Carolina Hurricanes trade Scott Darling to Florida for goalie James Reimer

Carolina Hurricanes trade Scott Darling to Florida for goalie James Reimer

The same will not likely be true for free agency, but the Carolina Hurricanes have staked a legitimate claim for being the #1 mover and shaker in the trade market in the week between the 2019 NHL draft and the start of free agency on July 1. Not counting trading down in the draft twice, the Hurricanes have now made four trades this week. Sunday’s entry was yet another that had a huge financial angle to it. Rather than buying out Scott Darling, the Hurricanes managed to deal him to Florida (who then bought him out) with a sixth round draft pick for goalie James Reimer.   The financials which again rule the deal This will be the third out of the four deals that are primarily about the math and dollars. Scott Darling was not going to play again in the Hurricanes organization, so had this deal not happened, it most certainly would have been the Hurricanes buying him out. The cost in actual dollars of buying him out would have been $1.183 million for for years with a slightly higher salary cap hit spread oddly over the same four years. So the total cost would have been $4.73 million. Instead the Hurricanes added James Reimer who is due $3.1 million per year for each of the next two years for $6.2 million total. In essence, measured in actual dollars the Hurricanes added about $1.4 million in cost, but in the process added a goalie who can actually slot into the lineup. The one wild card is that Reimer has a lockout-shielded contract that pays him $2.25 million...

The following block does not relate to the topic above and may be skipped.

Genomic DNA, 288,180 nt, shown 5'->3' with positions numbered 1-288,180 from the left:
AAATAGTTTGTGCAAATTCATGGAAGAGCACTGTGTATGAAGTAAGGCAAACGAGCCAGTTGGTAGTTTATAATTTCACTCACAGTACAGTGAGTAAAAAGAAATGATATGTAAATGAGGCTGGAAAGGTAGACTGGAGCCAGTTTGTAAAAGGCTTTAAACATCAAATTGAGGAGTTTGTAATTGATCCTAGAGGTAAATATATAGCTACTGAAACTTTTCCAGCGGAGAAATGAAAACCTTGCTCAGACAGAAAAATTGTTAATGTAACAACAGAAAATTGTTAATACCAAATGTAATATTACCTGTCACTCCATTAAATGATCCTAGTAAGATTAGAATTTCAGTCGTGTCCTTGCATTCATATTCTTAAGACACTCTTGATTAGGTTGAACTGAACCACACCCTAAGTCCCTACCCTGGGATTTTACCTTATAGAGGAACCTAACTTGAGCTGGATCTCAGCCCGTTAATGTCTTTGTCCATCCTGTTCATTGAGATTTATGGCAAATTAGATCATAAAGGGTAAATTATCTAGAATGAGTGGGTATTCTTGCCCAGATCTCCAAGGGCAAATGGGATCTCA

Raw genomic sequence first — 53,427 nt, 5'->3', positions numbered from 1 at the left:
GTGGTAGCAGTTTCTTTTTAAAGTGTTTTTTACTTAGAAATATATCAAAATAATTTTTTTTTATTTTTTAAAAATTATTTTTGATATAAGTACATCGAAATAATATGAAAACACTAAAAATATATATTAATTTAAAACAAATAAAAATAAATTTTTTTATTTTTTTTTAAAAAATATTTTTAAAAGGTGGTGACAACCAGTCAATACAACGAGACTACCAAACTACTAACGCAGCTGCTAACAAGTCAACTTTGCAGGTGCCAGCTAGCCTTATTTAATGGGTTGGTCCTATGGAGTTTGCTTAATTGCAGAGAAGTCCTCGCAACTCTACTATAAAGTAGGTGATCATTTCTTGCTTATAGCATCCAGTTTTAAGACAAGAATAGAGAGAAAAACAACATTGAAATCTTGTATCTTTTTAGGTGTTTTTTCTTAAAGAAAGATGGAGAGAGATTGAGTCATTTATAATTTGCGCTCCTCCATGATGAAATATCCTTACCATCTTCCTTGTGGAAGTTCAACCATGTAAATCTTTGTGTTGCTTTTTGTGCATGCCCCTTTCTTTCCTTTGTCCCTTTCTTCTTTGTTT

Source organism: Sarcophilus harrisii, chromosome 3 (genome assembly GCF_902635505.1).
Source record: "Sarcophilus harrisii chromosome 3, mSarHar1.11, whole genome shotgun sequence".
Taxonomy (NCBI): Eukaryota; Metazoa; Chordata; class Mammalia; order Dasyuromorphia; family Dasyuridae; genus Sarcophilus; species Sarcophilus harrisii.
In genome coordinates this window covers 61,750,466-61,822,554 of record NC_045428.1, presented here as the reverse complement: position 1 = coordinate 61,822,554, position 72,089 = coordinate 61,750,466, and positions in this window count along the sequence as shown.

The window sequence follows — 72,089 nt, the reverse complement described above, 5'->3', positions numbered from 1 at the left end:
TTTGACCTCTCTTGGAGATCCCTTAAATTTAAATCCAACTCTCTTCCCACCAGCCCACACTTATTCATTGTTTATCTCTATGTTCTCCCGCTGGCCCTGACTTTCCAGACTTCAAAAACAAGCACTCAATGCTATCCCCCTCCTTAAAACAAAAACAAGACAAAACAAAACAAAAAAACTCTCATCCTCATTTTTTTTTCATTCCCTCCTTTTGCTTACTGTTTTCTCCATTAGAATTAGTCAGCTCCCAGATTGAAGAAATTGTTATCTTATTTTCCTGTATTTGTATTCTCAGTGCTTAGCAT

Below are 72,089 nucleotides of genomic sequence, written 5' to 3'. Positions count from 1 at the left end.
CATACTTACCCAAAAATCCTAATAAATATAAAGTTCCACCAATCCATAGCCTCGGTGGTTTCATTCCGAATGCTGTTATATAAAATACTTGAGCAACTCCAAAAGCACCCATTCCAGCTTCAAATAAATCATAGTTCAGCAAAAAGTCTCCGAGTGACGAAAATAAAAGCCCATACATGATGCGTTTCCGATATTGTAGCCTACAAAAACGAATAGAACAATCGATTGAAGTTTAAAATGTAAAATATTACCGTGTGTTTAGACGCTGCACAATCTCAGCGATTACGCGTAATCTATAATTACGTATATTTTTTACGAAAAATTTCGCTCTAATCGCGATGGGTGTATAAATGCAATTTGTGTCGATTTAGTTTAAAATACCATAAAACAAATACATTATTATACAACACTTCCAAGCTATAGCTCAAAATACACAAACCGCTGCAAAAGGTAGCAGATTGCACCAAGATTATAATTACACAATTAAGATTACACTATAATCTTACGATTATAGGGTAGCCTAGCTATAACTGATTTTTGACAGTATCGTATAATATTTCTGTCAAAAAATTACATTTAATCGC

Quick thoughts on Anton Forsberg and Gustav Forsling from John Jaeckel at The-Rink.com in Chicago

Yesterday, I posted detailed thoughts on Monday’s trade that sent Calvin de Haan and Alekski Saarela to the Chicago Blackhawks for goalie Anton Forsberg and defenseman Gustav Forsling. If you missed it, you can find that HERE. John Jaeckel who is the Chicago Blackhawks Head Writer and Podcast Co-Host for The-Rink.com was kind enough to share his insight on Forsling and Forsberg.   John Jaeckel’s thoughts on Anton Forsberg and Gustav Forsling Canes and Coffee: What do you see as Gustav Forsling’s strengths and weaknesses as an NHL defenseman? In what type of role could you see him thriving? In what type of role might he be in over his head? John Jaeckel: Good skater, very good point shot, pretty physically willing for his size. Tended to overhandle the puck in his end when he first came up—often with disastrous consequences. Seems behind his man a lot yet he is mobile, so it appears his issues are often positioning-related. He has physical ability, needs more time and perhaps a new coaching voice.   Canes and Coffee: How would you assess Forsling in terms of being a capable NHL power play player? John Jaeckel: Possible, but more of a shooter (he can blast it) than an innate QB/setup guy.   Canes and Coffee: Do you have any thoughts on how Forsling’s skill set might or might not fit with Trevor van Riemsdyk on a third pairing? John Jaeckel: TVR, with his relative skills, could be a decent complement to Forsling.   Canes and Coffee: How would you evaluate Anton Forsberg in terms of being a capable NHL backup? John Jaeckel: That...
Hurricanes trade Calvin de Haan and Aleksi Saarela to Blackhawks for Anton Forsberg and Gustav Forsling